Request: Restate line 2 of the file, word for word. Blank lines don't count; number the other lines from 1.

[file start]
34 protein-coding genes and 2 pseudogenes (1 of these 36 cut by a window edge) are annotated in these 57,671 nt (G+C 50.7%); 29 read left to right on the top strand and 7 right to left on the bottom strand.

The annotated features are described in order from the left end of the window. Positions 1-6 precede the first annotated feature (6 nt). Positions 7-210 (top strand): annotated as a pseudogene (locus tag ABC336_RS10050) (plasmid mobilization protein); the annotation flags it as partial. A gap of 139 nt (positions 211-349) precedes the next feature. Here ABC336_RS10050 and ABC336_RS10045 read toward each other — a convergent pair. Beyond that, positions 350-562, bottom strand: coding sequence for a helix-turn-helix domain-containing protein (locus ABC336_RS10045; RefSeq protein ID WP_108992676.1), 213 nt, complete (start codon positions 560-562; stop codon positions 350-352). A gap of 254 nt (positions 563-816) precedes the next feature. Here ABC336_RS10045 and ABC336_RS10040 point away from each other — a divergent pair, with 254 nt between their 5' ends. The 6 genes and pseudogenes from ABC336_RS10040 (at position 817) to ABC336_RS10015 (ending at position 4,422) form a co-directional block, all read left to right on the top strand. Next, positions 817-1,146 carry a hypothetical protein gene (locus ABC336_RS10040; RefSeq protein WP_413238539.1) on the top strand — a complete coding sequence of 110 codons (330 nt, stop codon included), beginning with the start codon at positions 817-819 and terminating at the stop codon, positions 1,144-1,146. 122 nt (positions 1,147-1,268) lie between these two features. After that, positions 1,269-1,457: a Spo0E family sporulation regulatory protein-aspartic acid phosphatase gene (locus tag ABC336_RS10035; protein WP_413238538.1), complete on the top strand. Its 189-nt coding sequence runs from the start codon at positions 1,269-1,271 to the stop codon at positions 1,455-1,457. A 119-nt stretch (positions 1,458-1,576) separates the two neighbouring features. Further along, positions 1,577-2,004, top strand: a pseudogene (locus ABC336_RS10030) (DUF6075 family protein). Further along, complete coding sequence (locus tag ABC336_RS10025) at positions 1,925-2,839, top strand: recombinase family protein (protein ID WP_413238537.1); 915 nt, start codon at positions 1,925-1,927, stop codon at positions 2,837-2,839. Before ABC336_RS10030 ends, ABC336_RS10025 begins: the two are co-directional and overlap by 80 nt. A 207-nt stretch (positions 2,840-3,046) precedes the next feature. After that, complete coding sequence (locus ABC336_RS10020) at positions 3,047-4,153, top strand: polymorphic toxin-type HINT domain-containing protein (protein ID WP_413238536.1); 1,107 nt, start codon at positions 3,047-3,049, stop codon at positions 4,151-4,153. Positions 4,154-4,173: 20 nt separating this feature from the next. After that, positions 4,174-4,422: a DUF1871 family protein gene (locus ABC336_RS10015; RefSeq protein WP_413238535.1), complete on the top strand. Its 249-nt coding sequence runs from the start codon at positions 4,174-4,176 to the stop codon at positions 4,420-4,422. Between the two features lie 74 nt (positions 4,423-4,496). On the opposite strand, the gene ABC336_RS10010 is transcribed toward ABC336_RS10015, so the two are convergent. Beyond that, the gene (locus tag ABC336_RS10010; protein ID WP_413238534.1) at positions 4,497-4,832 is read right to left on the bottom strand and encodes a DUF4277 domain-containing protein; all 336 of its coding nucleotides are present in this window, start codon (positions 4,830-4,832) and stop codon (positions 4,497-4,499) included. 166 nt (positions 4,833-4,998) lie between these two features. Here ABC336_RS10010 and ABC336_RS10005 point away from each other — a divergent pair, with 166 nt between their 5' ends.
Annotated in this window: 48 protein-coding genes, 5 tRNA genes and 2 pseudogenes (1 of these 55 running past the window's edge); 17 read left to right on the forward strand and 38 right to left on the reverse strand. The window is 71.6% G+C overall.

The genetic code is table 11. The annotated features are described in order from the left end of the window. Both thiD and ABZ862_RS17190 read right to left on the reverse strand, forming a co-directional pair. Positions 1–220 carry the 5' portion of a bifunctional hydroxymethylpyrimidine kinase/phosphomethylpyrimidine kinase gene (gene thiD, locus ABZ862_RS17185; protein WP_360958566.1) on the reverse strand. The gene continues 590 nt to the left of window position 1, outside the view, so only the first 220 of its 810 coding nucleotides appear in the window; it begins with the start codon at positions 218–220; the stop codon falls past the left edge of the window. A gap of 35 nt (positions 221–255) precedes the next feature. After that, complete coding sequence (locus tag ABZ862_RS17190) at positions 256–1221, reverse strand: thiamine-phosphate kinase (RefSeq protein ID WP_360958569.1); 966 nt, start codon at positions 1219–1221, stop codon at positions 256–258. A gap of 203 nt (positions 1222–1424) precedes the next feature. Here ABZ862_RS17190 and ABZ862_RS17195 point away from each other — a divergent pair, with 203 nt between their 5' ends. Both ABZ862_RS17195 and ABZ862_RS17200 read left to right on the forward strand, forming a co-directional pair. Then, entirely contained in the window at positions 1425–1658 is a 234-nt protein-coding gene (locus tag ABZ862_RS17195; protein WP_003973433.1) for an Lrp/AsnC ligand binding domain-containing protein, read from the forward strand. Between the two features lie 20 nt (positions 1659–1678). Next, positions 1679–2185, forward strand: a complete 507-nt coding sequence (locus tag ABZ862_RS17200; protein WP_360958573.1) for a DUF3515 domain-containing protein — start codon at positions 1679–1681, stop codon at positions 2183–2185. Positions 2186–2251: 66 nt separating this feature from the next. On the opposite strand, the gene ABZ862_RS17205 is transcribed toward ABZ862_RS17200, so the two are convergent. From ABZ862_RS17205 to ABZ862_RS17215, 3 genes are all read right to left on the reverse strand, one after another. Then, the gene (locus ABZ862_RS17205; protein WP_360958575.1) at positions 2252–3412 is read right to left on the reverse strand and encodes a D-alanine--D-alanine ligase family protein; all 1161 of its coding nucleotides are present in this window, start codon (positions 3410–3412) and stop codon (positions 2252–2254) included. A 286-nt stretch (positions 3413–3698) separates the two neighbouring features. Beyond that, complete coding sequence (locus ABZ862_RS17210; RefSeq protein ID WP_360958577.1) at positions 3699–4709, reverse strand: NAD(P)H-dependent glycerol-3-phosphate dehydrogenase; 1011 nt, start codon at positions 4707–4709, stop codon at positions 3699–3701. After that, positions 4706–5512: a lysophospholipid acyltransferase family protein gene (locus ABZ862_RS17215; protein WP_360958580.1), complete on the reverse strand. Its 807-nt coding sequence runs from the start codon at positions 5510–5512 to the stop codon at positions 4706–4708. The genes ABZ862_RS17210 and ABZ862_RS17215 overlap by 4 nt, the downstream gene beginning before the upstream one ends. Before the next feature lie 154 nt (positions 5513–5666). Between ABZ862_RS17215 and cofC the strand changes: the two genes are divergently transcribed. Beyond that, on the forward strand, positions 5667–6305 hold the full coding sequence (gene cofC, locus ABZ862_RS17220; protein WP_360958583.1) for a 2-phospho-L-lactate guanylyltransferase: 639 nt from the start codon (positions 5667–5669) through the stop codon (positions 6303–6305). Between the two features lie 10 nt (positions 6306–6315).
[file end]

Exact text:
The annotated features are described in order from the left end of the window. Positions 1-6 precede the first annotated feature (6 nt). Positions 7-210 (top strand): annotated as a pseudogene (locus tag ABC336_RS10050) (plasmid mobilization protein); the annotation flags it as partial. A gap of 139 nt (positions 211-349) precedes the next feature. Here ABC336_RS10050 and ABC336_RS10045 read toward each other — a convergent pair. Beyond that, positions 350-562, bottom strand: coding sequence for a helix-turn-helix domain-containing protein (locus ABC336_RS10045; RefSeq protein ID WP_108992676.1), 213 nt, complete (start codon positions 560-562; stop codon positions 350-352). A gap of 254 nt (positions 563-816) precedes the next feature. Here ABC336_RS10045 and ABC336_RS10040 point away from each other — a divergent pair, with 254 nt between their 5' ends. The 6 genes and pseudogenes from ABC336_RS10040 (at position 817) to ABC336_RS10015 (ending at position 4,422) form a co-directional block, all read left to right on the top strand. Next, positions 817-1,146 carry a hypothetical protein gene (locus ABC336_RS10040; RefSeq protein WP_413238539.1) on the top strand — a complete coding sequence of 110 codons (330 nt, stop codon included), beginning with the start codon at positions 817-819 and terminating at the stop codon, positions 1,144-1,146. 122 nt (positions 1,147-1,268) lie between these two features. After that, positions 1,269-1,457: a Spo0E family sporulation regulatory protein-aspartic acid phosphatase gene (locus tag ABC336_RS10035; protein WP_413238538.1), complete on the top strand. Its 189-nt coding sequence runs from the start codon at positions 1,269-1,271 to the stop codon at positions 1,455-1,457. A 119-nt stretch (positions 1,458-1,576) separates the two neighbouring features. Further along, positions 1,577-2,004, top strand: a pseudogene (locus ABC336_RS10030) (DUF6075 family protein). Further along, complete coding sequence (locus tag ABC336_RS10025) at positions 1,925-2,839, top strand: recombinase family protein (protein ID WP_413238537.1); 915 nt, start codon at positions 1,925-1,927, stop codon at positions 2,837-2,839. Before ABC336_RS10030 ends, ABC336_RS10025 begins: the two are co-directional and overlap by 80 nt. A 207-nt stretch (positions 2,840-3,046) precedes the next feature. After that, complete coding sequence (locus ABC336_RS10020) at positions 3,047-4,153, top strand: polymorphic toxin-type HINT domain-containing protein (protein ID WP_413238536.1); 1,107 nt, start codon at positions 3,047-3,049, stop codon at positions 4,151-4,153. Positions 4,154-4,173: 20 nt separating this feature from the next. After that, positions 4,174-4,422: a DUF1871 family protein gene (locus ABC336_RS10015; RefSeq protein WP_413238535.1), complete on the top strand. Its 249-nt coding sequence runs from the start codon at positions 4,174-4,176 to the stop codon at positions 4,420-4,422. Between the two features lie 74 nt (positions 4,423-4,496). On the opposite strand, the gene ABC336_RS10010 is transcribed toward ABC336_RS10015, so the two are convergent. Beyond that, the gene (locus tag ABC336_RS10010; protein ID WP_413238534.1) at positions 4,497-4,832 is read right to left on the bottom strand and encodes a DUF4277 domain-containing protein; all 336 of its coding nucleotides are present in this window, start codon (positions 4,830-4,832) and stop codon (positions 4,497-4,499) included. 166 nt (positions 4,833-4,998) lie between these two features. Here ABC336_RS10010 and ABC336_RS10005 point away from each other — a divergent pair, with 166 nt between their 5' ends.